By Dawn C. Chmielewski and Alex Pham
Los Angeles Times
Hulu soared to popularity by offering free online viewing of popular TV shows. Now that free ride may soon end.
The Internet-video site is weighing plans to charge users to watch episodes of “30 Rock,” “Modern Family” and “House.” The move would mark a sharp change of course for the venture, which was launched nearly two years ago by a consortium of studios to distribute without charge TV shows and movies over the Internet.
The site has spent months studying how to strike a balance between what people expect to watch for free online and for what they would be willing to pay, according to a person familiar with the matter who was not authorized to speak publicly.
One plan would allow users to view the five most recent episodes of TV shows for free, but require a subscription of $4.99 a month to watch older episodes. Hulu believes it will need at least 20 television series — both current and those no longer on the air — to make such a pay service attractive to users. A firm pricing model could emerge within six months, they said.
A Hulu spokeswoman declined to comment.
Hulu’s plan to charge for some programs comes as many publishers are similarly grappling over how to get people to pay for online content they’ve long gotten for free.
Last week, in a development that could have implications for embattled newspapers, The New York Times unveiled its awaited plan to charge online readers for stories. The Times will adopt a “metered” approach, starting next year, in which users can read a limited number of articles before being charged.
Hulu and The Times join a growing lineup of companies that are building pay walls around their content.
Internet radio company Pandora Media, which was entirely free, recently started charging users a monthly fee of 99 cents if they listened to more than 40 hours per month.
“The economic reality of any type of content is that you need people to put some money into the tip jar,” said Tim Westergren, founder of the company.
That imperative has grown as advertising dollars flooding online is expected to slow. Research firm eMarketer estimates that online advertising will grow 40 percent this year, down from a 127 percent increase last year.
Boxee, a company that lets people pipe Netflix movies, YouTube videos, Pandora music and other online media directly to their TVs, last week introduced a way for studios and publishers to charge for on-demand content rather than rely on advertising.
“This lets content owners dictate the way they want to sell online,” said Andrew Kippen, Boxee’s vice president of marketing. “There will be more content available online, and there’s not going to be one clear way to win. What we’re saying is, work with us to try out some different business models and see what works.”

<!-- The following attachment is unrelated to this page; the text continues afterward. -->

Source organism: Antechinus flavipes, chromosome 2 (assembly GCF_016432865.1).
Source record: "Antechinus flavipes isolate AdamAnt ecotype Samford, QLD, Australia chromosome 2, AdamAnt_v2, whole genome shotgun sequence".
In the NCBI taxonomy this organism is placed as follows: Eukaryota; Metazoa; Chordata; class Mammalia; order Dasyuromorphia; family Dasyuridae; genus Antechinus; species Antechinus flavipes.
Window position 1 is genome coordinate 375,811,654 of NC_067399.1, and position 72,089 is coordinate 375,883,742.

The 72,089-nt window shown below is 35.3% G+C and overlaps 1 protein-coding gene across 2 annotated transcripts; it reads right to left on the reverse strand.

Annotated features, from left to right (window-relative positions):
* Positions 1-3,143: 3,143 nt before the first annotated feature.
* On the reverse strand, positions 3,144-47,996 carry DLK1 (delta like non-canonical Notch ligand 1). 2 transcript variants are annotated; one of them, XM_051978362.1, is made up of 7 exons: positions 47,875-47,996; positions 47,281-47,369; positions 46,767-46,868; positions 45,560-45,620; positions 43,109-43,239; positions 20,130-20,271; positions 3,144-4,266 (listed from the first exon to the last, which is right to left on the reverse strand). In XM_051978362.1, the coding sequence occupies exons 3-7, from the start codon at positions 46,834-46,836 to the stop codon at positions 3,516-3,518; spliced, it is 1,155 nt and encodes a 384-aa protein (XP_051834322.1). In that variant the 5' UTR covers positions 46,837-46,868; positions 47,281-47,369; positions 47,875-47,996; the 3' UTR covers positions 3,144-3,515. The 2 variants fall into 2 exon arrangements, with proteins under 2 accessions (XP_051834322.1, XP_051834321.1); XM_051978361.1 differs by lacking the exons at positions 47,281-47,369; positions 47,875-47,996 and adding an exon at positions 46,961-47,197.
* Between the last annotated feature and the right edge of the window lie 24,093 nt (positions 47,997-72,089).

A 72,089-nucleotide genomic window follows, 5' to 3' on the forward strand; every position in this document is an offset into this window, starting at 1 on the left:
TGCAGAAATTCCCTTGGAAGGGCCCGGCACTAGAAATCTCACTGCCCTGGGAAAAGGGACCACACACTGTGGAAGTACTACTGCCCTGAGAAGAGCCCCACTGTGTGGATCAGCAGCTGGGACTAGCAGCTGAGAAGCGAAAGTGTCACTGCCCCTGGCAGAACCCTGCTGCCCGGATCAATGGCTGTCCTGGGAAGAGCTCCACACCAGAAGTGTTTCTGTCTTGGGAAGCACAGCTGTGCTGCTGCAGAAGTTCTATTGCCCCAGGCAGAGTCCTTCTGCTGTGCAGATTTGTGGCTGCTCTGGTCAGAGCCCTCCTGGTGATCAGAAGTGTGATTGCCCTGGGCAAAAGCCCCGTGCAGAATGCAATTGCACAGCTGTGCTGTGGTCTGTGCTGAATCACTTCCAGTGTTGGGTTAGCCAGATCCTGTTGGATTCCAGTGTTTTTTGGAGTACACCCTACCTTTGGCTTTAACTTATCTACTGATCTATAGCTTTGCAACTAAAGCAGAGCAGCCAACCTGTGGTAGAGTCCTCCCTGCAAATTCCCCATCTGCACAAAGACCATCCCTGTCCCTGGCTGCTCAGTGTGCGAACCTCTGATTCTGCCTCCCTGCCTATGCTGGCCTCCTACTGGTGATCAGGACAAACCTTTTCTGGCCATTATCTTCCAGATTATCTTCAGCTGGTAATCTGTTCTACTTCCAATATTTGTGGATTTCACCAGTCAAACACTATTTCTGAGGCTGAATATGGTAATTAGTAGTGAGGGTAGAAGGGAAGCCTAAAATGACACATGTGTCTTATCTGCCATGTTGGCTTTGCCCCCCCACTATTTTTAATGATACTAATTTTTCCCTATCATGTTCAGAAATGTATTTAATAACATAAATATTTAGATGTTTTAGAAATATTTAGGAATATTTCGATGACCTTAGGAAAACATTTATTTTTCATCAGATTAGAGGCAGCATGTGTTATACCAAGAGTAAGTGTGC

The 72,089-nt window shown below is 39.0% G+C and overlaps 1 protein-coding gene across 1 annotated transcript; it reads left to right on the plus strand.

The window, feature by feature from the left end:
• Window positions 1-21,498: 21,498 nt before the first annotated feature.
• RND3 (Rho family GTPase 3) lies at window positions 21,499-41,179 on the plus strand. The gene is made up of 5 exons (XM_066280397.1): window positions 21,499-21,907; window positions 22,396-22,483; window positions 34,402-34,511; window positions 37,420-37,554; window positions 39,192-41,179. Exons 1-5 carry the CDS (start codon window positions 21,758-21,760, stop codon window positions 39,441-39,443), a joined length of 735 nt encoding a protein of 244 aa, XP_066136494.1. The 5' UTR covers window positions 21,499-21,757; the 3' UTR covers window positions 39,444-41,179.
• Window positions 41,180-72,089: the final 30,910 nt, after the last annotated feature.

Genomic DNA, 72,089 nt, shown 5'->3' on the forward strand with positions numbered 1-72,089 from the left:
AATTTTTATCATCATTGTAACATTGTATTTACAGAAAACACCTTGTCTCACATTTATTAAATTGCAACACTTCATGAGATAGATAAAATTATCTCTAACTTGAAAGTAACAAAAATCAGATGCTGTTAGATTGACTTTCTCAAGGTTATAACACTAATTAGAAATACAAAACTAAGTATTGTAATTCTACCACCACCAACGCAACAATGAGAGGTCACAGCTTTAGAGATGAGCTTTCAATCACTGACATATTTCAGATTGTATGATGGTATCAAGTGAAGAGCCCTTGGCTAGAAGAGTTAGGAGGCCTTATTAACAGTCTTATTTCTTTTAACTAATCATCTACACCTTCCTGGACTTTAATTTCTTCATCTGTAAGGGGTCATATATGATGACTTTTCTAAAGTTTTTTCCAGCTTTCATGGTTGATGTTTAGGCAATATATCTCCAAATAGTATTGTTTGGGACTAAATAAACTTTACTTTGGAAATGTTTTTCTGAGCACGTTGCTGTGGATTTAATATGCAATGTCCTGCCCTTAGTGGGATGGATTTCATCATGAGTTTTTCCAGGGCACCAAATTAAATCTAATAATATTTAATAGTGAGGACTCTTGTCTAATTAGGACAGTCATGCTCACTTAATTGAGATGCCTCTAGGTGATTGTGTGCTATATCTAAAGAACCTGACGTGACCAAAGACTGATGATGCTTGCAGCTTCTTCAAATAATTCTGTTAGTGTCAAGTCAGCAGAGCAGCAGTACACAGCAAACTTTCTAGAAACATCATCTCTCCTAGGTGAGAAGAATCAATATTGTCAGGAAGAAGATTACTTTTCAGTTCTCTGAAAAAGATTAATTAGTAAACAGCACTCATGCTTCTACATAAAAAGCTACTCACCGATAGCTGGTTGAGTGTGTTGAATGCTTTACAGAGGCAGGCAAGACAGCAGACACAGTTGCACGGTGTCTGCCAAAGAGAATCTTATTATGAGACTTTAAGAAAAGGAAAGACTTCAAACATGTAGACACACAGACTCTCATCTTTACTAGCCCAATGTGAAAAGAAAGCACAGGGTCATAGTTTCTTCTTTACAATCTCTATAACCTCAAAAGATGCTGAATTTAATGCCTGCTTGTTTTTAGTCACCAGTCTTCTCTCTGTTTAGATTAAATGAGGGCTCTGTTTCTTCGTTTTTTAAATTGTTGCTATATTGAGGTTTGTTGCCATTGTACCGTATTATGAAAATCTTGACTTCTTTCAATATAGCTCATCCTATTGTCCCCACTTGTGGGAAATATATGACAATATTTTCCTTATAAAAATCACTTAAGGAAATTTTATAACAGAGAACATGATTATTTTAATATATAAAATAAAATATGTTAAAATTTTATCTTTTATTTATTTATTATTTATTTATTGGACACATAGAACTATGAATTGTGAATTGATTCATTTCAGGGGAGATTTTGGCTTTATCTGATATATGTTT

Array of outlets
Analysts say Hulu may be preparing to deliver its video service through the array of Internet-connected TVs, game consoles and other devices that were on display everywhere at the recent Consumer Electronics Show in Las Vegas.
“The whole reason Hulu needs to consider a subscription model is that the long-term play for online video is not to computers; it’s to a collection of other devices — connected TVs, video-game consoles,” said Forrester Research media analyst James McQuivey.
Indeed, Netflix has found that an increasing percentage of its subscribers use an on-demand service to watch movies through Internet-connected video-game consoles, Blu-ray players and other devices connected to the TV.
Hulu, a partnership between NBC Universal, News Corp., Walt Disney Co. and Providence Equity Partners, has emerged as an Internet darling — and a thorn in the side of some investors, who see the site not as a defense against piracy or video phenomenon YouTube but as a threat to the economics of the television business.
Cable operators, in particular, protested Hulu allowing free Internet access to shows like FX’s “It’s Always Sunny in Philadelphia” or USA Networks’ “Psych,” which were previously available only to their subscribers. Hulu responded by reining in online access to certain cable programs.
Many media analysts expect that Comcast’s plan to buy controlling interest in NBC Universal will give it a significant say in the future of online video — and accelerate Hulu’s move to a subscription service.
For newspapers, the announcement by The New York Times could likewise accelerate a move to requiring readers to pay for online access.
It’s not the first time the company tried to get readers to pony up. It ended its TimesSelect online-subscription program in 2007, even though the effort generated $10 million a year in revenue.
“We’ve learned several things from TimesSelect,” said Times spokeswoman, Diane McNulty.
Among them: People will pay for content online, McNulty said, and that publishers “have to carefully weigh the benefits of an advertising and a subscription model.”
The company has seen the part of its revenue come from selling ads on its digital properties grow from 4 percent in 2004 to 13.4 percent in the first nine months of 2009.
“The New York Times is very smart,” said Mike Vorhaus, president of media consultant Magid Advisors. “The person who comes once or twice for a really big news article is never going to become a payer, so let’s not try to force them. Let’s not try to make a sheep into a cow. The most frequent viewers should be paying the most.”